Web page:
the New York AS400 was responsible for that. We engaged American Computer
Solutions (ACS) in Alpharetta, Georgia, (www.gapent.com/acs/) to install a
bar coding system in the South Carolina distribution center. Jerry Grooms,
the project manager from ACS, recommended a radio-frequency-controlled
system with eight portable data terminals (PDTs), four portable bar code
printers, and a high speed bar code printer, all communicating with a
dedicated server linked to a server that controlled the applications.
With the new system in place, New York transmits orders
every night. They are printed and processed in South Carolina, and then
sent via modem to update the inventory records on the AS400 in New York.
In South Carolina, a report on the goods expected to arrive during the
week is printed out so that the warehouse manager can plan and staff
As merchandise is received, it is scanned into the PDTs,
and a bar code label is printed on one of the portable printers. The
merchandise is then moved to bins, where the label and bin locations are
scanned. Customer orders and production orders are printed as needed. Each
step of the process is immediately available on the office computer, so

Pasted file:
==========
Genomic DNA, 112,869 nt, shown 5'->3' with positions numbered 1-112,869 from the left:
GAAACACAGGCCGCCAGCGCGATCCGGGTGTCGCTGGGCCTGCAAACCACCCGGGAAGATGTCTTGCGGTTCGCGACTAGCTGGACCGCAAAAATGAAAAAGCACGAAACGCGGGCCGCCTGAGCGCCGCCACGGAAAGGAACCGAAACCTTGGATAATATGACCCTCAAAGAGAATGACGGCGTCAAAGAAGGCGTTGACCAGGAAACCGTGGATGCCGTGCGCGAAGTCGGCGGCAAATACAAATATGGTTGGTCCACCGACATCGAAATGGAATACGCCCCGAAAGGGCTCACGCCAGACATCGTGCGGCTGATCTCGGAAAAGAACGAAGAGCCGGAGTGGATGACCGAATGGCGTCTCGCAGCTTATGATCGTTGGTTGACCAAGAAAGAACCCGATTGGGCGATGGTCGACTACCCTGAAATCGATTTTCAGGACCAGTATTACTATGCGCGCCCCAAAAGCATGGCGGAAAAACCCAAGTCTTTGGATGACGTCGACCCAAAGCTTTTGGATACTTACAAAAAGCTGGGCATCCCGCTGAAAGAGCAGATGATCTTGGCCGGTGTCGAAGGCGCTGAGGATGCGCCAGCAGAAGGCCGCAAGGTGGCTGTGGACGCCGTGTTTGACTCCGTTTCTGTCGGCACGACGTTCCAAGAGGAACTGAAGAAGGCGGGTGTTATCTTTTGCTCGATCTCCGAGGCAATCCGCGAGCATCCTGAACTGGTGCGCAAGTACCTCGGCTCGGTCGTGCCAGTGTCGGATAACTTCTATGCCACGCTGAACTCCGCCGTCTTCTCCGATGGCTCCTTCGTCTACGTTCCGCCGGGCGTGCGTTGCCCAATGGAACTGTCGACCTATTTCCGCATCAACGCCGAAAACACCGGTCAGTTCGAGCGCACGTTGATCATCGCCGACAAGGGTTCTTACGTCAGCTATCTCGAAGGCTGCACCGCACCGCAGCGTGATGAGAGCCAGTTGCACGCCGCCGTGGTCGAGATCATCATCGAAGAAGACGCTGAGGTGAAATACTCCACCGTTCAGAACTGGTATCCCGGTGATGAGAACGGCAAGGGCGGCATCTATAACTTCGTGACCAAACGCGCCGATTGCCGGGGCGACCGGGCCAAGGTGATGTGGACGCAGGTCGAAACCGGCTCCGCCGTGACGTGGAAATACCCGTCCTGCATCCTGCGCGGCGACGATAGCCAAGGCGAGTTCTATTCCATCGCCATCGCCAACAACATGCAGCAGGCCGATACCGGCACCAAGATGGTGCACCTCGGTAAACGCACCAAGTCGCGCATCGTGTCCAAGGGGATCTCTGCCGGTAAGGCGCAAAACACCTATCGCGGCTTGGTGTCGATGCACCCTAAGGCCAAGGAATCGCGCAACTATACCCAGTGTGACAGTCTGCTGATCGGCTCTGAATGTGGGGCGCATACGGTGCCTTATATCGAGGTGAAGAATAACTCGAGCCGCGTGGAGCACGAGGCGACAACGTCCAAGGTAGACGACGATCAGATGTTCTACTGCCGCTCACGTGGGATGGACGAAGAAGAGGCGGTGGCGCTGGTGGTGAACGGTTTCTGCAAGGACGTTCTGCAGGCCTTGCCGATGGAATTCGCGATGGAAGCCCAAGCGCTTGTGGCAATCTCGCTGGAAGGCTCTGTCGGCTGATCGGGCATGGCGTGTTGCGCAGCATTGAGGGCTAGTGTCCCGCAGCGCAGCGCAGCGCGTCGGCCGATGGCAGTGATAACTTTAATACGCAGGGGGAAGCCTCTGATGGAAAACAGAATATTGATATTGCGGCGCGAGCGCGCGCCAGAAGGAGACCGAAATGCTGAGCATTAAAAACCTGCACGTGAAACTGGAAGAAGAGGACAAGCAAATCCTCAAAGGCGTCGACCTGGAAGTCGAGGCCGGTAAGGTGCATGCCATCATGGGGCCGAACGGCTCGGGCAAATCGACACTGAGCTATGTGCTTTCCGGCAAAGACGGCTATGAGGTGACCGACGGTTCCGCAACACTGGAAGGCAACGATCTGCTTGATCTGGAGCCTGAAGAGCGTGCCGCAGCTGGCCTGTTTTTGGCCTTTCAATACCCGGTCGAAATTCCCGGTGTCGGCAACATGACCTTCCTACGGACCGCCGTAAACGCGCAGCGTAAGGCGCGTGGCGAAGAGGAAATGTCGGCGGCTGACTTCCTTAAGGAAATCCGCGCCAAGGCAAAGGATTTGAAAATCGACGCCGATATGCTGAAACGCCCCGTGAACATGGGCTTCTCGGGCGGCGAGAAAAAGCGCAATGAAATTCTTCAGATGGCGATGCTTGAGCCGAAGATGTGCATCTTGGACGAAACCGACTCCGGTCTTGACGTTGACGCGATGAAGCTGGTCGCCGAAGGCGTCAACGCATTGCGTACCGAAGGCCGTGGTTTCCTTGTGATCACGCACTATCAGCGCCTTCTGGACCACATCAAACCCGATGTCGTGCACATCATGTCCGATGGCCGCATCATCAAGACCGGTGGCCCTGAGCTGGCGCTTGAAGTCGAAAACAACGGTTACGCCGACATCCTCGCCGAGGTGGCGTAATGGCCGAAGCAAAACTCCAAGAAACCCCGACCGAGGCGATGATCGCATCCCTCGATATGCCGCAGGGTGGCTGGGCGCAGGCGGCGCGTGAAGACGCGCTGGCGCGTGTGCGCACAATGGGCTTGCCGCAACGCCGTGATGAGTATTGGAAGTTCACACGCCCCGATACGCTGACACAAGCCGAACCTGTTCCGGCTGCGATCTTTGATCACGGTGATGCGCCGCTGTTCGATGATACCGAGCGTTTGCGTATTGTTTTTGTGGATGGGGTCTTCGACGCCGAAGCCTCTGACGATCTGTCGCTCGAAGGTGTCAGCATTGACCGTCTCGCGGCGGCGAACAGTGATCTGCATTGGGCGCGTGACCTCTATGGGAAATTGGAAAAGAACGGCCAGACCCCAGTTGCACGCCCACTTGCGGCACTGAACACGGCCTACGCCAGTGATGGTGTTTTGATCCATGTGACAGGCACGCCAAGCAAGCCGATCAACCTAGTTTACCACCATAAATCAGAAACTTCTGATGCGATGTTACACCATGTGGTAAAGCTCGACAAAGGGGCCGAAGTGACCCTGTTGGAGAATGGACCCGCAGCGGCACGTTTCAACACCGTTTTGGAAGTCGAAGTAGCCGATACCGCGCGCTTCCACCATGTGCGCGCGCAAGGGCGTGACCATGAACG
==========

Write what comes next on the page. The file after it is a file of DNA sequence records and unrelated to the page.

that anyone who needs to can see the status of the cycle and where
merchandise is located at any given time.
“This is not your normal warehouse management solution,
where you receive, put it away, … pick and ship product,” Grooms
explained. “New York must export purchase orders for receiving, customer
orders for picking and shipping, and production orders for special
requests (most of the company’s business). In return, the plant in South
Carolina must export to the New York AS400 receipts for purchase orders
and shipment information about customer orders. And they need the ability
to move goods from one bin location to another, allowing goods to be cut
During the installation, weekly progress meetings were
critical, since so many factors were involved: the software changes in New
York, the new system in South Carolina, the staff retraining, the
coordination with vendors, and, last but not least, the “we used to do
it this way” issues. What made the implementation successful was that
management and staff “bought into” the changes, while adhering to the